Mignon Nixon, ed., Oxford Art Journal, Vol. 22, No. 2, 1999, p. 47, illustrated (in installation at Peridot Gallery, New York, 1950) (wood)
Exh. Cat., Humlebæk, Louisiana Museum of Modern Art, Louise Bourgeois: Life as Art, 2003, p. 72, illustrated (in installation at Peridot Gallery, New York, 1950) (wood)
Mignon Nixon, Fantastic Reality: Louise Bourgeois and a Story of Modern Art, Cambridge and London, 2005, p. 120, no. 4.1, illustrated (in installation at Peridot Gallery, New York, 1950) (wood)
Exh. Cat., London, Tate Modern (and traveling), Louise Bourgeois, 2007, p. 33, illustrated (in installation at Peridot Gallery, New York, 1950) (wood)
Exh. Cat., Jena, Städtische Museen Jena, Louise Bourgeois, 2010, p. 25, illustrated (edition number unknown)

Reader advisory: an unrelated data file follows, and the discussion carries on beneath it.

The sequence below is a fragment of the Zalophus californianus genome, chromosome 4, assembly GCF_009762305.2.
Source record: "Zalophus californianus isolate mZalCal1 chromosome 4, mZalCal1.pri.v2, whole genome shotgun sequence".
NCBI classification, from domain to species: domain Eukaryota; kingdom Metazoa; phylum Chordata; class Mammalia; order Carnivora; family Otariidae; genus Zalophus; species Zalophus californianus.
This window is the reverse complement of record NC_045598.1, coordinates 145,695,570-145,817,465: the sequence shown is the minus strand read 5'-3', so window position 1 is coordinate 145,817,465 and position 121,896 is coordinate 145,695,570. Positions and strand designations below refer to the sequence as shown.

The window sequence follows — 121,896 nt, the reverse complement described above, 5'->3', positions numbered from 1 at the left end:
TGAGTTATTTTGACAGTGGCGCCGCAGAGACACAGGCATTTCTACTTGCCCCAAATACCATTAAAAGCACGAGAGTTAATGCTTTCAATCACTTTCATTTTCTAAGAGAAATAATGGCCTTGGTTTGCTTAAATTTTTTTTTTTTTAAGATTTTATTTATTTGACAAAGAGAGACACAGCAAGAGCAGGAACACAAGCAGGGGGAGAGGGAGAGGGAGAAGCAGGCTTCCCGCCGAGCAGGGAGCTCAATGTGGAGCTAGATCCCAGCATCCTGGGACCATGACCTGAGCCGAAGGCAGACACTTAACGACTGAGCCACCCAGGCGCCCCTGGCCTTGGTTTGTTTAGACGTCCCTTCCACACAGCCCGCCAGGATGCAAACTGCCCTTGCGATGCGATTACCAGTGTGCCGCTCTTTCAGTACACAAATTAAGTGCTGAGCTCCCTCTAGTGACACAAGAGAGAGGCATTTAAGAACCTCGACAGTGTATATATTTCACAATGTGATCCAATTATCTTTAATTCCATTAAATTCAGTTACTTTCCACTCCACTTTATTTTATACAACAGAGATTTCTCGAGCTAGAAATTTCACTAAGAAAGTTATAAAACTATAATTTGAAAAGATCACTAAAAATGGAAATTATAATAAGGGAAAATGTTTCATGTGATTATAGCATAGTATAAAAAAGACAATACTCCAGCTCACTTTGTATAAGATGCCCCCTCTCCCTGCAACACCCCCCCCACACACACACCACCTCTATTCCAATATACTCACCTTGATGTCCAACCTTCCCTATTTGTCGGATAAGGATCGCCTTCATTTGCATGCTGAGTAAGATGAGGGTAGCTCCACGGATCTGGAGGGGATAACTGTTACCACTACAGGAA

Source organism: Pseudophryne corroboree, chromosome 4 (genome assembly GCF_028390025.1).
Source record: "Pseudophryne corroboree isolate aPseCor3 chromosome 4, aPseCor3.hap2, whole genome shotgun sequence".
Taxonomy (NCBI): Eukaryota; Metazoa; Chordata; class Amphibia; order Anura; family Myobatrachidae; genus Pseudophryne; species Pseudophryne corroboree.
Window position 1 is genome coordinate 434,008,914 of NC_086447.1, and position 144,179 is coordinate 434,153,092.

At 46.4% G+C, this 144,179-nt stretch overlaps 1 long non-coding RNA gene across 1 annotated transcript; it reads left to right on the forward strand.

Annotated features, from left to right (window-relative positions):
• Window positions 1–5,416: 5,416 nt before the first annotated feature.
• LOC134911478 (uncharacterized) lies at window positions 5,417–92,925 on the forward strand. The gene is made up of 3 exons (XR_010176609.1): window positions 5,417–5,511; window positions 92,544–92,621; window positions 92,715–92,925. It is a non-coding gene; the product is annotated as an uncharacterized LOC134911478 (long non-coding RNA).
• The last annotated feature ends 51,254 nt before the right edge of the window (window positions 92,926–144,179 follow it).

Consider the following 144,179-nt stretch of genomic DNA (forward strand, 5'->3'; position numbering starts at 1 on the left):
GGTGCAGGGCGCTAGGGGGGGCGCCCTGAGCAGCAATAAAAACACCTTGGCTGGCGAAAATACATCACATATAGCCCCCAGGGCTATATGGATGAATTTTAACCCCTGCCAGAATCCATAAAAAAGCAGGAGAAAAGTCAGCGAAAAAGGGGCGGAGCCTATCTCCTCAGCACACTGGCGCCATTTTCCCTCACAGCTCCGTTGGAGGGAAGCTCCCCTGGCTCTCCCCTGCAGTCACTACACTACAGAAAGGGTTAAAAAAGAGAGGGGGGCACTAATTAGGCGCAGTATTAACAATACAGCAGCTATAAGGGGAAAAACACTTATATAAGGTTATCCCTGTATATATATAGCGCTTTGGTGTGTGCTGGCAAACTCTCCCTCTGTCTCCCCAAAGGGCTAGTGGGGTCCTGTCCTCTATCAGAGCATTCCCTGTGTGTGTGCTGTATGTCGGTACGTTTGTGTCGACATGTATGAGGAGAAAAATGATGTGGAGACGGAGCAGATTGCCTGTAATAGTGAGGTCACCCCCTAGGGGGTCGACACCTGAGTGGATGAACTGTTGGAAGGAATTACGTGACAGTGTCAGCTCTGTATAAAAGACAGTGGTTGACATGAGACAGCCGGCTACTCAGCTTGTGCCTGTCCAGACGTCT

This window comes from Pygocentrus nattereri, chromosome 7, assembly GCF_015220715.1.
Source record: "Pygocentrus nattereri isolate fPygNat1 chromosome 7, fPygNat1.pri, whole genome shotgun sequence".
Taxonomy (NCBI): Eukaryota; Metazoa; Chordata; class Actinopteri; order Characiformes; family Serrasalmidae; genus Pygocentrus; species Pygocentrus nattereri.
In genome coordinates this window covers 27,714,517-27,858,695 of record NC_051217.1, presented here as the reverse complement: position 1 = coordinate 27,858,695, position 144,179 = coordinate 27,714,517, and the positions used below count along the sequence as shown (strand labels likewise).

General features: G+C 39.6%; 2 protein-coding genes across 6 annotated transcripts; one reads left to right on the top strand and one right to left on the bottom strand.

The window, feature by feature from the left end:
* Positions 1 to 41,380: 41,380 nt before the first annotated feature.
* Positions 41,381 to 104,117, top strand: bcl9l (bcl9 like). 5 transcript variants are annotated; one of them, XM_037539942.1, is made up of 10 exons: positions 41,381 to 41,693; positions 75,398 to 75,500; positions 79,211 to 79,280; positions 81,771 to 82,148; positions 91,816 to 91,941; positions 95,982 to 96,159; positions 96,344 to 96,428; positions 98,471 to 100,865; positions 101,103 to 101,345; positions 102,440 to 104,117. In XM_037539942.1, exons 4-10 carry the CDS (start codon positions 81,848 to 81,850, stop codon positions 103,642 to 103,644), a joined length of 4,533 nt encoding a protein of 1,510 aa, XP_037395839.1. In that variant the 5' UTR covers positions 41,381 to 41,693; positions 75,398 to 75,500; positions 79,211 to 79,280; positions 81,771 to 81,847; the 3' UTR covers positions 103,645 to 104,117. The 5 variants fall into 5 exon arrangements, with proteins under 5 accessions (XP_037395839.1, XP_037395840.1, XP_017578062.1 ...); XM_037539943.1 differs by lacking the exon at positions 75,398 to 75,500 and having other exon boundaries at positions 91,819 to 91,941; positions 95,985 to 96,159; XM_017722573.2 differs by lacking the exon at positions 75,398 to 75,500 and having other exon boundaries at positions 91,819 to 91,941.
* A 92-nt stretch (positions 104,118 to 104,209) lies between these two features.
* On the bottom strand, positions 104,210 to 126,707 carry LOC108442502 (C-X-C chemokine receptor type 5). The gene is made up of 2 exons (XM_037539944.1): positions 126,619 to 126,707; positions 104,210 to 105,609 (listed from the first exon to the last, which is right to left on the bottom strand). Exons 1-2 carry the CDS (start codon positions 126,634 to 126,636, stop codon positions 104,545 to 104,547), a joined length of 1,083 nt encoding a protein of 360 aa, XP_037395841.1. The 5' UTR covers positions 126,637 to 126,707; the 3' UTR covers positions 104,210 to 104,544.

Exh. Cat., Korea, Kukje Gallery, Louise Bourgeois: The Personages, 2012, pp. 33 and 35, illustrated (in installation at Peridot Gallery, New York, 1950) (wood)
Exh. Cat., Munich, Haus der Kunst (and traveling), Louise Bourgeois, Structures of Existence: The Cells, 2015, p. 24, illustrated (in installation at Peridot Gallery, New York, 1950) (wood)
Arguably the most visually austere and poignantly succinct of Bourgeois’ Personages, Needle Woman conveys a quiet stoicism that belies the precarious fragility of her slender form. Needle Woman stands alone, her elegantly slender figure bowed slightly as if silently yearning for connection. She balances gracefully on a single point, the fragility of her spindly, needlelike form and precarious pose counterbalanced by the fortitude of her bronze exterior. The austerity and simplicity of her lithe, spare figure finds emotional impact in its reductively abstract yet distinctly anthropomorphic presence. The absence of form makes Needle Woman into not only a surrogate for those missing, but also an intimate portrait of alienation and loss.